Borderlines

 

A ‘Whom Do You Hang With?’ Map of America : Krulwich Wonders… : NPR.

Ever since the borders of our 50 states were drawn so many years ago cultural geographers  have been trying to figure out if they reflect who we are, or if they are just arbitrary lines on a map.  Well, here are some answers.

[these] hunk[s] of America, in his view, is now an “effective community,” a place where people-to-people business has a distinct flavor, distinct from neighboring regions. In other words, it’s its own neighborhood.

California’s “neighborhood” includes Arizona and much of Nevada.

The above map is based on WheresGeorge.com data.  This website, where you can enter the serial number of the bills in your wallet, and then watch as they travel around the country, shows several distinct “neighborhoods.”

In the Seattle area, for example, his team found that over two weeks, only 7.8 percent of the bills moved more than 500 miles away. Most of the money stayed close. More interestingly, Dirk’s team began to notice virtual borders, lines that the money rarely crossed. In this map, you can see the territory marked by the Canadian border to the north, a bit of California at the southern end, and Idaho to the east. Oregon and Washington seem undifferentiated. But at the edges, a blue border seems to capture and contain most of the cash (and the people?) moving within. Those lines, Dirk marked deep blue.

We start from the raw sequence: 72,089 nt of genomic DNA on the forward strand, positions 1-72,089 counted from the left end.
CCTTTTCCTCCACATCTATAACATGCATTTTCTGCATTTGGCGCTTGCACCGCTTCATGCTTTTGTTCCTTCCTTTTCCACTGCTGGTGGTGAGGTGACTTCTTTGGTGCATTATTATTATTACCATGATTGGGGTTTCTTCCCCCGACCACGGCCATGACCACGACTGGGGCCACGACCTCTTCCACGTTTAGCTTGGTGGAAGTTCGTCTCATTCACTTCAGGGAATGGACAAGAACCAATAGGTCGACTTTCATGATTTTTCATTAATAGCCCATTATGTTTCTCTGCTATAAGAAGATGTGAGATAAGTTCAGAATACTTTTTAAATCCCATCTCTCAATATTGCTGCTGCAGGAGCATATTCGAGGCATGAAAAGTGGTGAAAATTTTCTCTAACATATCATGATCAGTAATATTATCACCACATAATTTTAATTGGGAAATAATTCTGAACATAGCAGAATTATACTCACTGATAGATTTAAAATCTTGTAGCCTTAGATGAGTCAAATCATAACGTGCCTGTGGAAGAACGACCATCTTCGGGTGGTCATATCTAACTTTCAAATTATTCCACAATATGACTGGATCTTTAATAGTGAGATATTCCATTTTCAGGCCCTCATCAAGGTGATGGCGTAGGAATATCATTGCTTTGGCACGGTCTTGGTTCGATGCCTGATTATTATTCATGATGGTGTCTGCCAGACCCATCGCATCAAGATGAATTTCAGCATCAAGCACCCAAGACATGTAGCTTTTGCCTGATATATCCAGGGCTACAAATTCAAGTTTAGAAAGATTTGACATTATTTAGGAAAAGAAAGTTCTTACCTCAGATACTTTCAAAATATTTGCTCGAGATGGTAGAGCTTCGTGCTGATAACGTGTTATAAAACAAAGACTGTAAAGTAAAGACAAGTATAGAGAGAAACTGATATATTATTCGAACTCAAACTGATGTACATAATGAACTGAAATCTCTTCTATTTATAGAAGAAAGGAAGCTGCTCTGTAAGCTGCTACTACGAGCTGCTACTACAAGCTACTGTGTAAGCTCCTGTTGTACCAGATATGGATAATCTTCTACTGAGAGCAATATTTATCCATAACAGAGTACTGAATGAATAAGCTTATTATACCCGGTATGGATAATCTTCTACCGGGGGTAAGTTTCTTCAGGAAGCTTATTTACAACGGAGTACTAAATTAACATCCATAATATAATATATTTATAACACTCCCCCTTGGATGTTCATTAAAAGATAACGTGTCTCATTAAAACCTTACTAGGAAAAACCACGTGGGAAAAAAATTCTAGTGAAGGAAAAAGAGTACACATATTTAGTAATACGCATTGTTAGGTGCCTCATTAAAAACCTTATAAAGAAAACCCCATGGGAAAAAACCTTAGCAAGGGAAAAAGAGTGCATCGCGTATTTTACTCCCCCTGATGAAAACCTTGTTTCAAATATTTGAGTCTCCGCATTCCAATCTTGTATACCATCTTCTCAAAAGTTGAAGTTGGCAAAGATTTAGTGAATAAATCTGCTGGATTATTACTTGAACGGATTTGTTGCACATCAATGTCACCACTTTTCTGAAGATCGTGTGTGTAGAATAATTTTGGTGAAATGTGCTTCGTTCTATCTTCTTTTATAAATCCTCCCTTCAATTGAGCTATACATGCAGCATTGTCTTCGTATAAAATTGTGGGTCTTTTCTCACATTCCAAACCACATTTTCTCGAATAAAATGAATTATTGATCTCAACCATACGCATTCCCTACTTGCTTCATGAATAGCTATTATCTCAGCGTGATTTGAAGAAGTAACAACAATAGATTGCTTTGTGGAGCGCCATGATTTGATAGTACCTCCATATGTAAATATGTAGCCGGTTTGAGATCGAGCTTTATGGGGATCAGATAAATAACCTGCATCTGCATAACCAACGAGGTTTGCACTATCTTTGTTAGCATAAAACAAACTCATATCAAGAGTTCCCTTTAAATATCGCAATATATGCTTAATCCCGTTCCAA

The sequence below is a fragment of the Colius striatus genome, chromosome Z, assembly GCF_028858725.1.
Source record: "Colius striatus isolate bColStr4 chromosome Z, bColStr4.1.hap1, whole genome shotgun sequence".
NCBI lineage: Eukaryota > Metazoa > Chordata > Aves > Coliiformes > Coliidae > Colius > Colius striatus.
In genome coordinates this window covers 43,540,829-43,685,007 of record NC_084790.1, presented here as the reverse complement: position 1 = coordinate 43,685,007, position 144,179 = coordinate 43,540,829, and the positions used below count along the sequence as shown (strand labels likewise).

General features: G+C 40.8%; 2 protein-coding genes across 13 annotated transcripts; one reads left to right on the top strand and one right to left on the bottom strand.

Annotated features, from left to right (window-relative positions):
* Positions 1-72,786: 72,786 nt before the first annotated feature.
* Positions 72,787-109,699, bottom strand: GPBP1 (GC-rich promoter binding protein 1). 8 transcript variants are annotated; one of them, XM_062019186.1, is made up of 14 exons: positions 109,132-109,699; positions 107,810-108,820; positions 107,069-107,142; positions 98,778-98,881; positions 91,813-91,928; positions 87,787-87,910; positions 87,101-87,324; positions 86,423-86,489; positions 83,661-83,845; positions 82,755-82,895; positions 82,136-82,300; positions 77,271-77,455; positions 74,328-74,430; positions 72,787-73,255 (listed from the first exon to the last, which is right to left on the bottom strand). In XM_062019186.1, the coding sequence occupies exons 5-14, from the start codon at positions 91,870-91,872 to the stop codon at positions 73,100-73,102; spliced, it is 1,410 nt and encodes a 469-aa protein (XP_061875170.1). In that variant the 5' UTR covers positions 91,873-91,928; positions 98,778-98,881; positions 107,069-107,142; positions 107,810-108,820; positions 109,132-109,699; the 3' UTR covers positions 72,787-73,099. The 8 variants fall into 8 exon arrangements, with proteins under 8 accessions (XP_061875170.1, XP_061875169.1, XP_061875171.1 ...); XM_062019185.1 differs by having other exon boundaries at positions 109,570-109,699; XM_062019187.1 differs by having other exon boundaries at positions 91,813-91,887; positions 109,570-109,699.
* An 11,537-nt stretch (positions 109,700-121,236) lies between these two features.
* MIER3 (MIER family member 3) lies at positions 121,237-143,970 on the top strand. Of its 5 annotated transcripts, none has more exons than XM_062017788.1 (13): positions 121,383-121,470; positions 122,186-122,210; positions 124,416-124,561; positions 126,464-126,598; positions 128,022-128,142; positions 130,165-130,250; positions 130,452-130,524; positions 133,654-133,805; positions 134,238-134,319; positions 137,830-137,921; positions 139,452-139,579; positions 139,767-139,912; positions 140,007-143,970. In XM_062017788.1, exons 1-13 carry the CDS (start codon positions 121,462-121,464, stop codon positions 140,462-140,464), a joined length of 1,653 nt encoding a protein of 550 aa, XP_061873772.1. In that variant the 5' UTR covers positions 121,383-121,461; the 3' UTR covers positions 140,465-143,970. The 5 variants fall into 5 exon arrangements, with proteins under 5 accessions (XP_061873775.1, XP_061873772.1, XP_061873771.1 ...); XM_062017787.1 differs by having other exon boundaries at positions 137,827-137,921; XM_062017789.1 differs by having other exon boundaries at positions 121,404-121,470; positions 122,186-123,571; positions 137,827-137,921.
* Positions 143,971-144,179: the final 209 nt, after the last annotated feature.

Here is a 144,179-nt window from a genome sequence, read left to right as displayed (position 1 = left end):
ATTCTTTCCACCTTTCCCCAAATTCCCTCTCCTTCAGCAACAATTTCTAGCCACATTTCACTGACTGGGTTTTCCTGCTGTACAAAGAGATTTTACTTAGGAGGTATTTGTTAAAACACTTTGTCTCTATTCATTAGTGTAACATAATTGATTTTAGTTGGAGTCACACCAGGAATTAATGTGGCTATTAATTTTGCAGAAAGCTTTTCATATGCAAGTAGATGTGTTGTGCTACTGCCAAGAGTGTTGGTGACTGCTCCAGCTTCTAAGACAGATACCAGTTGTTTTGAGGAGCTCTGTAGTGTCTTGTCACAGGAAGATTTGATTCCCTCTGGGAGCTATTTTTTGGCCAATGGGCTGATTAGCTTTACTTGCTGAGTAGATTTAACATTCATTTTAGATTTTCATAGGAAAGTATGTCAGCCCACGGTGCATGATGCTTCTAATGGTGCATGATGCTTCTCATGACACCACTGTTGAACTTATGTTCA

Another map, by some folks at MIT, uses anonymous AT&T data.

This map shows different, but equally ‘unstate-like’ borders.

Will we remain the 50 states forever?  Or will our borders change to reflect the changing demographics of this country?

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